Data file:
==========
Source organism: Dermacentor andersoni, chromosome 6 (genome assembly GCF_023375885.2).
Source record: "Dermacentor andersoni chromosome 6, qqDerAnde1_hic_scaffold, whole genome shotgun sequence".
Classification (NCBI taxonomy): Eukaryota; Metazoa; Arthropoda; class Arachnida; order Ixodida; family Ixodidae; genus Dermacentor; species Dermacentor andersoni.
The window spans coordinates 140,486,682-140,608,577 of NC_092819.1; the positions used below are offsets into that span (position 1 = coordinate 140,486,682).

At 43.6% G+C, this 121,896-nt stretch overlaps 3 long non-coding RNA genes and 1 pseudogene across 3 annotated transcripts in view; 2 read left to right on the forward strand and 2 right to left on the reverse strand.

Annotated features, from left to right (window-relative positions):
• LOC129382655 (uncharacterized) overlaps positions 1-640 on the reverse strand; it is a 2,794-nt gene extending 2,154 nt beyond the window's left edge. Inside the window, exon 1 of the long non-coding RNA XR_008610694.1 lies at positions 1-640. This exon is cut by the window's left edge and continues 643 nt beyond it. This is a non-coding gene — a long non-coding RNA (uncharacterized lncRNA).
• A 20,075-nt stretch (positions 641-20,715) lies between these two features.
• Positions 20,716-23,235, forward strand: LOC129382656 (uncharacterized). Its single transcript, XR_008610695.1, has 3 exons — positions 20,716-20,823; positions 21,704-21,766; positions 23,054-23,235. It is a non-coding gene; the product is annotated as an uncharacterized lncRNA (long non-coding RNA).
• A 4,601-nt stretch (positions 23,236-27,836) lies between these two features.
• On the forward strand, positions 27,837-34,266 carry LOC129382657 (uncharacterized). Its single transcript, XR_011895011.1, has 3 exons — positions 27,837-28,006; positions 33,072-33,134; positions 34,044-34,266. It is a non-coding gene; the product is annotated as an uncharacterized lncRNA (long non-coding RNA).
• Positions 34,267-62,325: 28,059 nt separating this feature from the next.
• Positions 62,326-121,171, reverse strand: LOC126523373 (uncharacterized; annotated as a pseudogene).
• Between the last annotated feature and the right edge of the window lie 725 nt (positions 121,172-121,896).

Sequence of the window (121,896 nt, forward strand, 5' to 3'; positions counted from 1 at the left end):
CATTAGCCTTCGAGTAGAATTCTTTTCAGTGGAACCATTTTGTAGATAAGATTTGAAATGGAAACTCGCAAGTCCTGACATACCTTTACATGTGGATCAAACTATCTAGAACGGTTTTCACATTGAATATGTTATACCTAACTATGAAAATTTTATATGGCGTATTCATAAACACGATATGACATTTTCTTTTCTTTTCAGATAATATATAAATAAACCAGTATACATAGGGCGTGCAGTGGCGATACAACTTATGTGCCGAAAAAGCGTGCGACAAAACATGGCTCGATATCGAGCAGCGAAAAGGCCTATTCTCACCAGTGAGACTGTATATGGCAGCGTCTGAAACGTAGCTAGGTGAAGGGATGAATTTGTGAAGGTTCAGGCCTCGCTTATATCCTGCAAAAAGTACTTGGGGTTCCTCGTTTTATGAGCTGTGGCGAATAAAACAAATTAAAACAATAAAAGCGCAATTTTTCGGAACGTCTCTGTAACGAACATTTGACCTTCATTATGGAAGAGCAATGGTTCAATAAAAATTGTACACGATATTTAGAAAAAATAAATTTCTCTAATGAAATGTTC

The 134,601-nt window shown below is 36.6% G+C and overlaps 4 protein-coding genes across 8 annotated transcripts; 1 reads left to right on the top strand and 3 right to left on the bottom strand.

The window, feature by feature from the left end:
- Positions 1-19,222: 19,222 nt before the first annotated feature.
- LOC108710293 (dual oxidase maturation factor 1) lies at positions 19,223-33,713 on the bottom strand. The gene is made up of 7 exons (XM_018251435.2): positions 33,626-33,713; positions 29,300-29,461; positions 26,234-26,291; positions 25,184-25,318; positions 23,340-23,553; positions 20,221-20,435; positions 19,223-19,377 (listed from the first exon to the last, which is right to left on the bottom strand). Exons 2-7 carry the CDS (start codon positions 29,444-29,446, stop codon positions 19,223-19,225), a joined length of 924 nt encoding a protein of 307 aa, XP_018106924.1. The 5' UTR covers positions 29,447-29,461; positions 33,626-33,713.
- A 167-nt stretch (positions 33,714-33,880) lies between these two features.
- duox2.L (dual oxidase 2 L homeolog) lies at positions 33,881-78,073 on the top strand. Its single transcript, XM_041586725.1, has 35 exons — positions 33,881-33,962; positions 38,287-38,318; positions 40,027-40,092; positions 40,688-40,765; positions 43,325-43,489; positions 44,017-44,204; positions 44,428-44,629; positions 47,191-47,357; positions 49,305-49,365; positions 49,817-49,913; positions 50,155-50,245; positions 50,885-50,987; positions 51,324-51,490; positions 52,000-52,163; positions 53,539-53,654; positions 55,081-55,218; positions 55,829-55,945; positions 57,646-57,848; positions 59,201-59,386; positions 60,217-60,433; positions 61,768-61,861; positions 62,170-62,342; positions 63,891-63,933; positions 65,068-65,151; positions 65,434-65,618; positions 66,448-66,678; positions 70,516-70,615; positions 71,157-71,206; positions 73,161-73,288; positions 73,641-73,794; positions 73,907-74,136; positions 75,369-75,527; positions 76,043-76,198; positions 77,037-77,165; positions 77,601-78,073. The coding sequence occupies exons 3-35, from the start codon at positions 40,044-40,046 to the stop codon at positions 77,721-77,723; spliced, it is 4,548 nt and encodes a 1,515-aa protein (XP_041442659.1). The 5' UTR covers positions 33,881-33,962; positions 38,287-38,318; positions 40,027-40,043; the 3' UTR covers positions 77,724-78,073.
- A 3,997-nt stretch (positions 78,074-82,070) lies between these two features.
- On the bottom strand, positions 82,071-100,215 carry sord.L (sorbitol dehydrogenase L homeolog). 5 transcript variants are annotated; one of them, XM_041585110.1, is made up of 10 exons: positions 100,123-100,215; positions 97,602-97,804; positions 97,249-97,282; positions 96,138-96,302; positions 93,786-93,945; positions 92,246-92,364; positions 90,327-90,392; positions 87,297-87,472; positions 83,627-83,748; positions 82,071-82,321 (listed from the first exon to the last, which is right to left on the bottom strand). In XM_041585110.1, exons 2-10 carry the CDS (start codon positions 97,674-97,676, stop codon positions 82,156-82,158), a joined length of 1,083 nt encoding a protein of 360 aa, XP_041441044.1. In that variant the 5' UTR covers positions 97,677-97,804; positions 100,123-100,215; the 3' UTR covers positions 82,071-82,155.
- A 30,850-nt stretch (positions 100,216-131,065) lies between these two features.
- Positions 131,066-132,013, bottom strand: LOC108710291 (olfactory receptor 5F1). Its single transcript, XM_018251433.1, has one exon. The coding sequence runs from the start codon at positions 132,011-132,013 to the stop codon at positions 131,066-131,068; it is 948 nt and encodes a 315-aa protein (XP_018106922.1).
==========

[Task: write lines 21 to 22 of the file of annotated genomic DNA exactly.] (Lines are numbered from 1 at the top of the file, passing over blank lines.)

- A 167-nt stretch (positions 33,714-33,880) lies between these two features.
- duox2.L (dual oxidase 2 L homeolog) lies at positions 33,881-78,073 on the top strand. Its single transcript, XM_041586725.1, has 35 exons — positions 33,881-33,962; positions 38,287-38,318; positions 40,027-40,092; positions 40,688-40,765; positions 43,325-43,489; positions 44,017-44,204; positions 44,428-44,629; positions 47,191-47,357; positions 49,305-49,365; positions 49,817-49,913; positions 50,155-50,245; positions 50,885-50,987; positions 51,324-51,490; positions 52,000-52,163; positions 53,539-53,654; positions 55,081-55,218; positions 55,829-55,945; positions 57,646-57,848; positions 59,201-59,386; positions 60,217-60,433; positions 61,768-61,861; positions 62,170-62,342; positions 63,891-63,933; positions 65,068-65,151; positions 65,434-65,618; positions 66,448-66,678; positions 70,516-70,615; positions 71,157-71,206; positions 73,161-73,288; positions 73,641-73,794; positions 73,907-74,136; positions 75,369-75,527; positions 76,043-76,198; positions 77,037-77,165; positions 77,601-78,073. The coding sequence occupies exons 3-35, from the start codon at positions 40,044-40,046 to the stop codon at positions 77,721-77,723; spliced, it is 4,548 nt and encodes a 1,515-aa protein (XP_041442659.1). The 5' UTR covers positions 33,881-33,962; positions 38,287-38,318; positions 40,027-40,043; the 3' UTR covers positions 77,724-78,073.